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On 'Company's Comin',' Leslie Jordan And Gospel Greats Sing For Joy

Leslie Jordan hopes that, no matter how you were raised, you can listen and enjoy <em>Company's Comin'</em>.
Miller Mobley
Courtesy of the artist
Leslie Jordan hopes that, no matter how you were raised, you can listen and enjoy Company's Comin'.

This last year has been dark. For millions of people, Leslie Jordan's voice has been a ray of light. An Emmy winning actor before the pandemic, his quarantine video diaries have shot him to another level of fame.

He has almost six million Instagram followers and, now, he also has branded merchandise, a book on the way and a gospel album: Company's Comin'. The album has duets with some of the biggest names in country music: Dolly Parton, Chris Stapleton, Tanya Tucker, Brandi Carlisle and more.

Leslie Jordan spoke with NPR's Ari Shapiro about his childhood in the church, the songs he heard in the pews and finally meeting Dolly Parton. Hear the radio version at the audio link, and read on for an edited transcript.

This interview has been edited for length and clarity.

Ari Shapiro: So, why gospel music?

Leslie Jordan: I grew up in the church, in the Southern Baptist church. When you grow up in the church, everything that we did — even socially — was around the church. It was just such a big part of our lives. And I loved that music. And then, whatever axe I had to grind with the church as I got older and realized I was a homosexual ... and it's hard to embrace something that doesn't embrace you. So, I wandered away. But over the years you get older and you look back and you think, "Well, you know what. Everybody's doing the best they can with the life they have."

Will you paint a picture for us of what that childhood in the church was like for you? I mean, just describe the experience for us.

We would get up on Sunday mornings and we would get all dressed. I wore a little clip-on tie. And my mother would buy me little outfits — I loved to dress up. Then, we would go and we had what was called a Sunday school, which was the hour of teaching with all the children and the Bible stories and all that. And then we had the morning worship service, which was kind of boring when I was a kid because that preacher – oh, my gosh! He could preach, preach, preach. Anyway, it was a wonderful way to grow up.

Is there a song from those Sunday mornings that you remember hearing in the pews, when you were a kid, that you're doing on this album now?

Almost every single one of them. The one that that that really struck home to me, because it was my dad's favorite song, is the one that we got T.J. Osborne to sing. It's called "In the Sweet By and By," which is just an old, old Southern hymn.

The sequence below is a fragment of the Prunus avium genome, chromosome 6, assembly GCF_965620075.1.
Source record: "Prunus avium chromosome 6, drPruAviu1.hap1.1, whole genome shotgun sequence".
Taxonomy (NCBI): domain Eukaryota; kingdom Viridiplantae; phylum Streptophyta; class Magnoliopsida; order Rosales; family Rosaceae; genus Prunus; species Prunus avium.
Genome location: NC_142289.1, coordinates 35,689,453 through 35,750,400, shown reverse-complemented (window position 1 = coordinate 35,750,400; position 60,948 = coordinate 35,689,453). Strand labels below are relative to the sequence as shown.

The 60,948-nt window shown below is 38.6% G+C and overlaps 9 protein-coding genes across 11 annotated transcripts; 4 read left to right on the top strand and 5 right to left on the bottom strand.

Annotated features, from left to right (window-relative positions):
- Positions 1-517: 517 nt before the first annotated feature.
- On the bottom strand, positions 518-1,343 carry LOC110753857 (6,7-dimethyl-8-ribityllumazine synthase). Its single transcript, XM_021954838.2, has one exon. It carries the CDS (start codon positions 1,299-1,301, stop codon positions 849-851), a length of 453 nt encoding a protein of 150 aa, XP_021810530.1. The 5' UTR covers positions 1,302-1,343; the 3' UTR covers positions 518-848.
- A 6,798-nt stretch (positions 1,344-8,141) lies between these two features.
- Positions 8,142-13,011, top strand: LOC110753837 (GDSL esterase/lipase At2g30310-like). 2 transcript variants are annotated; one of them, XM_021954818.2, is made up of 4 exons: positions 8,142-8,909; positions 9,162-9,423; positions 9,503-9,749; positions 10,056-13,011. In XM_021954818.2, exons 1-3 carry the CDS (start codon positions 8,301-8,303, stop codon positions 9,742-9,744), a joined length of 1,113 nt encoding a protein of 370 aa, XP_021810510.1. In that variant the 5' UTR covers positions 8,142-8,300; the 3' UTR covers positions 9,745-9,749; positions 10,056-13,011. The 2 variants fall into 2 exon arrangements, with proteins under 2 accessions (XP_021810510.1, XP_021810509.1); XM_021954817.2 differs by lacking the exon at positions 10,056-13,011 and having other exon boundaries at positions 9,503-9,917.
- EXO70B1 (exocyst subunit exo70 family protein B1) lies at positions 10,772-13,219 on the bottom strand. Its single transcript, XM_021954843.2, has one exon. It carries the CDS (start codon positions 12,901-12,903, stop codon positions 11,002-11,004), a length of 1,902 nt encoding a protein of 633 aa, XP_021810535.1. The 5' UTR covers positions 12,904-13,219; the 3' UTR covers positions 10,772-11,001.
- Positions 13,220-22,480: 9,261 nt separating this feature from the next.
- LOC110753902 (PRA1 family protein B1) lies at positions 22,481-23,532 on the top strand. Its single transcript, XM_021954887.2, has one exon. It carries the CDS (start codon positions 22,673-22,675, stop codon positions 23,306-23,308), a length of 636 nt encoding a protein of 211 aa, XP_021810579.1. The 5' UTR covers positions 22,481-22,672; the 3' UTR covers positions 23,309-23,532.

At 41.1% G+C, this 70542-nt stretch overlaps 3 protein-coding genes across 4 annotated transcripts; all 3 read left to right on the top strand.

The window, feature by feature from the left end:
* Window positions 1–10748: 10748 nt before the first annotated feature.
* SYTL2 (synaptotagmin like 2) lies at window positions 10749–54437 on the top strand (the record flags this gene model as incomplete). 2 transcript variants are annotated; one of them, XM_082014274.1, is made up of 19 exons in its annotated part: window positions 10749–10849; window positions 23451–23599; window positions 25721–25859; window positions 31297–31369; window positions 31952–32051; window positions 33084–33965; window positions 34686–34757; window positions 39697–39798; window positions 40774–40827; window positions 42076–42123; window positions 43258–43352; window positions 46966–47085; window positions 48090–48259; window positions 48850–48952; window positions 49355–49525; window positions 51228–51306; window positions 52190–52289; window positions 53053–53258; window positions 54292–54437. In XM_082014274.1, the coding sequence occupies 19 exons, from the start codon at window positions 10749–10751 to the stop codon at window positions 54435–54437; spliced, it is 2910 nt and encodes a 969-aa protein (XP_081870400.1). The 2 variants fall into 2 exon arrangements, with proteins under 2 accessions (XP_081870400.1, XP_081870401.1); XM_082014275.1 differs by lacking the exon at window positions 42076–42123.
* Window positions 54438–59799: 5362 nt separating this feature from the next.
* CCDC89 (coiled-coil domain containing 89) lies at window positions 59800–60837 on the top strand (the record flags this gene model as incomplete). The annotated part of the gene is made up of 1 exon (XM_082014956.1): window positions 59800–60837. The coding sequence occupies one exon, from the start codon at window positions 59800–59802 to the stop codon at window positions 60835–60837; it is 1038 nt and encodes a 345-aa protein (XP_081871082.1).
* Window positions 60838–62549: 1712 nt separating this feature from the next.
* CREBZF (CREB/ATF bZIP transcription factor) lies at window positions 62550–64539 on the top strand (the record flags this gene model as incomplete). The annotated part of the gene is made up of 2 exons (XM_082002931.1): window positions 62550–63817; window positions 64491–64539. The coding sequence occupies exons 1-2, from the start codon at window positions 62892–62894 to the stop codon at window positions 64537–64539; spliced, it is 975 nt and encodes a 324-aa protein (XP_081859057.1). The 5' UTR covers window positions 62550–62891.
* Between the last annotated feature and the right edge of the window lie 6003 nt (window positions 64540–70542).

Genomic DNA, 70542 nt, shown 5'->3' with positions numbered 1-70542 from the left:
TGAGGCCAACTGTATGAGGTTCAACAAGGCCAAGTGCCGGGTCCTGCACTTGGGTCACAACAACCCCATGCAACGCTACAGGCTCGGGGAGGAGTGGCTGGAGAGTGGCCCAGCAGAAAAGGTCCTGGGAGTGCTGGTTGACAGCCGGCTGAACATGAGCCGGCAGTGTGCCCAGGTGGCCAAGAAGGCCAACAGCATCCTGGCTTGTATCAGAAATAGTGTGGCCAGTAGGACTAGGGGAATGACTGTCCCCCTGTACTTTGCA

T.J. Osborne recently came out – did you and he talk about your shared experience, growing up gay in the church?

What happened was, we texted a lot. And [his coming out] was a very heartfelt decision, but it was one that he knew he had to make ... I just told him, "I'm here, I'm here."

People ask me, "Well, what was your coming-out experience?" Honey, I fell out of the womb, into my mother's high heels! You know what I mean?

I do remember, at some point, telling people. I told my mother when I was about 12, I thought she might pull out the Bible. That's what I thought would happen ... not at all. Not at all. She was so wise. And I remember her saying, "My fear is that you'll be ridiculed. And I could not bear that. So, maybe you can live just ... a quiet life." So, here I am!

So, alright, can we just talk about Dolly Parton? Because, of all the greats on this album, Dolly Parton is undoubtedly the greatest.

She was in Nashville and I wanted to meet her forever and ever, and she has a guy that travels with her and designs her clothes, Steve Summers. I've told him over the years, "I want to meet her ... I want to meet her so bad." And so he set up a meeting with us.

I was impressed with how smart she is and how present she is and what a businesswoman she is. Even Steve Summers said to me, "Now listen, Dolly takes her music very serious. So, you know, if you want her to sing with you, we've got to play in this. And this is the way it's going to happen and this is the way it's going to do." And la, la, la. And so, we followed the rules – and we were able to apply a lot of those roles to the other artists. It made it a much better experience, because Dolly has done it for so long.

Do you think this album of gospel music you've created might do something for a person who is at the point in their journey you were at a couple of decades ago, when you were feeling more distant from this religion that you felt was not very accepting of you?

I hope that might happen. You know ... I'm going to put it out there. You take away from it whatever you want, because these are old, old hands ... they've been around since the 1800s, some of them. I'm hoping no matter how you were raised — Jewish, Muslim, Buddhist, whatever — you know that you can still listen and enjoy this music. Because it's just like saying, "This is the music of my childhood."

Copyright 2022 NPR. To see more, visit https://www.npr.org.

Ari Shapiro has been one of the hosts of All Things Considered, NPR's award-winning afternoon newsmagazine, since 2015. During his first two years on the program, listenership to All Things Considered grew at an unprecedented rate, with more people tuning in during a typical quarter-hour than any other program on the radio.
Mia Venkat
[Copyright 2024 NPR]

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